You don’t really know unless you ask


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My wife and I recently hosted friends who were in town from Sonoma County in California’s wine country. One evening, the four of us dined at a trendy, upscale restaurant in Denver’s LoHi district. Being that our friends work in the wine industry and have uniquely informed opinions about pairing food and wine, I passed the wine list to Christopher.

Chris has held executive level positions with Cakebread Cellars, Foley Family Wines, and Hanzell Vineyards. He has traveled the world to learn first hand about nuances such as terroir – loosely defined as the physical environment in which the grape vine grows – and assemblage – the French term for the art of blending wine from different varietals. And his wine knowledge has been confirmed, having received certification from the Master Court of Sommeliers.

We were in very capable hands.

After several minutes discussing the entrees we planned to order, he identified a 2011 Château Musar ‘Jeune’ which, he explained, was from the Bekaa Valley in Lebanon and was a blend of a unique set of grapes: Cinsault, Syrah, and Cabernet Sauvignon.

About that time, we were approached by the restaurant’s wine steward who, noticing Chris with the wine menu, quickly introduced herself and immediately began spewing information about wine varietals, food and wine pairing, and her personal recommendations.

When she paused, Chris indicated that he would like to order the 2011 Château Musar ‘Jeune’ to which she responded, “That’s a good choice. It’s from the Bekaa Valley in Lebanon and is a blend of a unique set of grapes: Cinsault, Syrah, and Cabernet Sauvignon.”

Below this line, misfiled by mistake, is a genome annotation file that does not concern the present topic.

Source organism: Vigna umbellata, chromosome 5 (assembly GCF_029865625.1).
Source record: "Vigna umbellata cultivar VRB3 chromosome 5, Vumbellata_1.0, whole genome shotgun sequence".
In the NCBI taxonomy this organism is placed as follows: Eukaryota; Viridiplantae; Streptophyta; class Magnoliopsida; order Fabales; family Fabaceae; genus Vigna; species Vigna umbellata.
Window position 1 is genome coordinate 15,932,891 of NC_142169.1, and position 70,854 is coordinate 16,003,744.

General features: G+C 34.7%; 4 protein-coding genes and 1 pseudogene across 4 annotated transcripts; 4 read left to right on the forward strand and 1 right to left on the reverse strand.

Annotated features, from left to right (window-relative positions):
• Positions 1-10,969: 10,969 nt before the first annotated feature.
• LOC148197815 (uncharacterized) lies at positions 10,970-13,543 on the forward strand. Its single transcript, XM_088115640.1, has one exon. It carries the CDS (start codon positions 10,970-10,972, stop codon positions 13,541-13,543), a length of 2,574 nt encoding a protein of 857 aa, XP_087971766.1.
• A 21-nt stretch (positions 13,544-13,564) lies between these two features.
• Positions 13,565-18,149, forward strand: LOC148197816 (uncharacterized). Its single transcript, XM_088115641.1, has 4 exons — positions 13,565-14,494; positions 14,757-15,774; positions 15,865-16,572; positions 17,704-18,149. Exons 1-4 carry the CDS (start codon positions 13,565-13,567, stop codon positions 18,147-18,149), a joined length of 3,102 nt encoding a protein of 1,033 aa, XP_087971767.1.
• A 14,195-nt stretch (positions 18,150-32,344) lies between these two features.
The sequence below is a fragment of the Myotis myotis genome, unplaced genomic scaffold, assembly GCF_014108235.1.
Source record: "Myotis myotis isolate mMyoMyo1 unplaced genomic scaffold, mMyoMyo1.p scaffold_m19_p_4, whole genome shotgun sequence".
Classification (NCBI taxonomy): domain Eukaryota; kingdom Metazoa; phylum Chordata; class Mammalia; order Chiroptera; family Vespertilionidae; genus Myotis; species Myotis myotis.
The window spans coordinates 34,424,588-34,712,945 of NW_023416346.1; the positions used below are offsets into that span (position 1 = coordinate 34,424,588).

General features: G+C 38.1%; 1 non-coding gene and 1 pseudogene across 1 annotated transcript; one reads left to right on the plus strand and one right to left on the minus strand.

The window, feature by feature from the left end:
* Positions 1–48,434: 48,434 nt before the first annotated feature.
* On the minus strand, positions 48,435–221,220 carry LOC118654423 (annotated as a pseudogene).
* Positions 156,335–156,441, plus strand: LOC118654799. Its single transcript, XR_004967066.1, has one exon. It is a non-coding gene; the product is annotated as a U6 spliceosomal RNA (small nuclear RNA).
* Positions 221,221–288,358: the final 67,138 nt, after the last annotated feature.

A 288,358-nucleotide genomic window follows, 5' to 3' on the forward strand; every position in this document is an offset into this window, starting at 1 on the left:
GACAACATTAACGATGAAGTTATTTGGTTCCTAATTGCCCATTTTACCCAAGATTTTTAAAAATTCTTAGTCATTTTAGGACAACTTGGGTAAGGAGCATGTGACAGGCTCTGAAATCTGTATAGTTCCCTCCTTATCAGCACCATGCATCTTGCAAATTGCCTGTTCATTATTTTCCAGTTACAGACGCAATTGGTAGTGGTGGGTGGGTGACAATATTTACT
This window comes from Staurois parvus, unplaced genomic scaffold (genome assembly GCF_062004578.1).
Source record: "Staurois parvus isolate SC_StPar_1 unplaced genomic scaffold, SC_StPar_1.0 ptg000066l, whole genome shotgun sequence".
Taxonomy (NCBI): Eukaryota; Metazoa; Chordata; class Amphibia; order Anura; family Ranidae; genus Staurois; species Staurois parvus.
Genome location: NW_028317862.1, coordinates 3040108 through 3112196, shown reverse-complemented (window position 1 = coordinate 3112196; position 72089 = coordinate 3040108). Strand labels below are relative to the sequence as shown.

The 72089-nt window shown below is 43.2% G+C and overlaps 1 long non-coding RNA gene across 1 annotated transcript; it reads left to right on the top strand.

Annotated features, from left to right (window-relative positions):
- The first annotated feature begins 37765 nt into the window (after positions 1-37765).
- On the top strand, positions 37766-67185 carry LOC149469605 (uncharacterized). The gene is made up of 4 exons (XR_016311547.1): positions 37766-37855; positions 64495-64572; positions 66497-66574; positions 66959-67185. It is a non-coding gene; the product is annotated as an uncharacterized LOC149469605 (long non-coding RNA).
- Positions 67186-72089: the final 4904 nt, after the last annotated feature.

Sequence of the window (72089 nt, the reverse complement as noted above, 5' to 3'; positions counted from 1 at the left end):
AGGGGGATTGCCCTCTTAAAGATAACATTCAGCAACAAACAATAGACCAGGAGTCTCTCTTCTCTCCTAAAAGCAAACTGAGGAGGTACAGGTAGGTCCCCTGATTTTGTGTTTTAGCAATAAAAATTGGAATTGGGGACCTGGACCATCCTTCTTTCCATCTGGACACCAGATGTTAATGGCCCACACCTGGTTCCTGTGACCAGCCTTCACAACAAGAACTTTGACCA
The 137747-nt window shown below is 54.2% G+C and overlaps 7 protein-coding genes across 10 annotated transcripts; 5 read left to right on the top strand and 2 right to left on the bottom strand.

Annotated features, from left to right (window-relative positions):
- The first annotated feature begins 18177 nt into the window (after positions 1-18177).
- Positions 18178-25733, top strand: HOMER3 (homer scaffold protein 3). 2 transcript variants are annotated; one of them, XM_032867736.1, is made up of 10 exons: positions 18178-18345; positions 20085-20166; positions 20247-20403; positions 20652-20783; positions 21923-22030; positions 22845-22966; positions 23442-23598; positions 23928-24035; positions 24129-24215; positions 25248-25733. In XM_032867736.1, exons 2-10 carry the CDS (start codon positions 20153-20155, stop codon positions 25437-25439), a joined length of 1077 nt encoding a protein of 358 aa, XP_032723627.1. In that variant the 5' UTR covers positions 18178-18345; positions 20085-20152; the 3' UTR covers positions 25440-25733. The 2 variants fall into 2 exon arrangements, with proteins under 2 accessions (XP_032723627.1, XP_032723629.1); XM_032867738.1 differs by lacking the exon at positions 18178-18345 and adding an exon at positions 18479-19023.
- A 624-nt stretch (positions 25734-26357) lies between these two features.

After she left our table, I asked Chris how he felt about their exchange. As I presumed, he felt patronized by the wine steward who failed to qualify her customer’s wine knowledge and made assumptions about his experience and background.

He said to me: “Steve, if she had just asked two questions: ‘What do you like?’ and ‘Why do you like it?’, it would have been a completely different experience for me.”

What I appreciated about Chris’s recommended questions is that they are specific enough to invite an expert to share his knowledge and experience, but vague enough to not expose a guest who has little familiarity with wine. Either way, the server will have qualified her guest.

Additionally, these questions invite guests to become active participants in an exchange that will result in a richer, more memorable dining experience for them and increased wine sales for the server/restaurant. Everybody wins!

Republished with author's permission from original post.

Steve Curtin
Steve Curtin is the author of Delight Your Customers: 7 Simple Ways to Raise Your Customer Service from Ordinary to Extraordinary. He wrote the book to address the following observation: While employees consistently execute mandatory job functions for which they are paid, they inconsistently demonstrate voluntary customer service behaviors for which there is little or no additional cost to their employers. After a 20-year career with Marriott International, Steve now devotes his time to speaking, consulting, and writing on the topic of extraordinary customer service.


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